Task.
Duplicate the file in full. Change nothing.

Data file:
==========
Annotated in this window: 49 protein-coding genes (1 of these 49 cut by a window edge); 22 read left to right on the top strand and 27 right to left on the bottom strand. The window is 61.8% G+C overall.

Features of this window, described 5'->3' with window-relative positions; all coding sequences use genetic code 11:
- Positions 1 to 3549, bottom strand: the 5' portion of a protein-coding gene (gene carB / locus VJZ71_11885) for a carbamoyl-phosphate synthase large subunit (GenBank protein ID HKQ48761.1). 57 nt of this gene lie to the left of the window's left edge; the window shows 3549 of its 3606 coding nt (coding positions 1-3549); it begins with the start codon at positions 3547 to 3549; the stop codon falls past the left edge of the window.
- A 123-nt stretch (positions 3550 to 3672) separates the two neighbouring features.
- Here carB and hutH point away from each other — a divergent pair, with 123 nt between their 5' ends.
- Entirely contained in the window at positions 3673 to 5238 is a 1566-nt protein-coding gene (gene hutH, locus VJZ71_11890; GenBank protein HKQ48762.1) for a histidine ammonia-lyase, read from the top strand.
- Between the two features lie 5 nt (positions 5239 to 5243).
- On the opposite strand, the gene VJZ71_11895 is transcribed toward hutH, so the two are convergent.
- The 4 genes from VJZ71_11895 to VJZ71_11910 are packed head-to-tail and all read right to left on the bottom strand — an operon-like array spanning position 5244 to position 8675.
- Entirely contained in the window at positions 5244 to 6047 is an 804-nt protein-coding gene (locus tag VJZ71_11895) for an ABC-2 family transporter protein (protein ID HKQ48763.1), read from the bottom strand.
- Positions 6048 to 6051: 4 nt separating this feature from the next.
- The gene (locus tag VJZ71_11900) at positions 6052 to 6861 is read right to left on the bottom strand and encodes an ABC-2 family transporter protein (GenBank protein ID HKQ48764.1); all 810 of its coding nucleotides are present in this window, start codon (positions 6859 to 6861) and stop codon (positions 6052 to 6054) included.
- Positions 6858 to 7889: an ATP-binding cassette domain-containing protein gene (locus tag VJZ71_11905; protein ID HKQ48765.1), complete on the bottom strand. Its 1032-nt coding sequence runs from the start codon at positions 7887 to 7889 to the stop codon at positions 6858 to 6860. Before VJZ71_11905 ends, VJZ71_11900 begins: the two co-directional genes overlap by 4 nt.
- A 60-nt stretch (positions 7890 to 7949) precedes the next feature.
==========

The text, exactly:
Annotated in this window: 49 protein-coding genes (1 of these 49 cut by a window edge); 22 read left to right on the top strand and 27 right to left on the bottom strand. The window is 61.8% G+C overall.

Features of this window, described 5'->3' with window-relative positions; all coding sequences use genetic code 11:
- Positions 1 to 3549, bottom strand: the 5' portion of a protein-coding gene (gene carB / locus VJZ71_11885) for a carbamoyl-phosphate synthase large subunit (GenBank protein ID HKQ48761.1). 57 nt of this gene lie to the left of the window's left edge; the window shows 3549 of its 3606 coding nt (coding positions 1-3549); it begins with the start codon at positions 3547 to 3549; the stop codon falls past the left edge of the window.
- A 123-nt stretch (positions 3550 to 3672) separates the two neighbouring features.
- Here carB and hutH point away from each other — a divergent pair, with 123 nt between their 5' ends.
- Entirely contained in the window at positions 3673 to 5238 is a 1566-nt protein-coding gene (gene hutH, locus VJZ71_11890; GenBank protein HKQ48762.1) for a histidine ammonia-lyase, read from the top strand.
- Between the two features lie 5 nt (positions 5239 to 5243).
- On the opposite strand, the gene VJZ71_11895 is transcribed toward hutH, so the two are convergent.
- The 4 genes from VJZ71_11895 to VJZ71_11910 are packed head-to-tail and all read right to left on the bottom strand — an operon-like array spanning position 5244 to position 8675.
- Entirely contained in the window at positions 5244 to 6047 is an 804-nt protein-coding gene (locus tag VJZ71_11895) for an ABC-2 family transporter protein (protein ID HKQ48763.1), read from the bottom strand.
- Positions 6048 to 6051: 4 nt separating this feature from the next.
- The gene (locus tag VJZ71_11900) at positions 6052 to 6861 is read right to left on the bottom strand and encodes an ABC-2 family transporter protein (GenBank protein ID HKQ48764.1); all 810 of its coding nucleotides are present in this window, start codon (positions 6859 to 6861) and stop codon (positions 6052 to 6054) included.
- Positions 6858 to 7889: an ATP-binding cassette domain-containing protein gene (locus tag VJZ71_11905; protein ID HKQ48765.1), complete on the bottom strand. Its 1032-nt coding sequence runs from the start codon at positions 7887 to 7889 to the stop codon at positions 6858 to 6860. Before VJZ71_11905 ends, VJZ71_11900 begins: the two co-directional genes overlap by 4 nt.
- A 60-nt stretch (positions 7890 to 7949) precedes the next feature.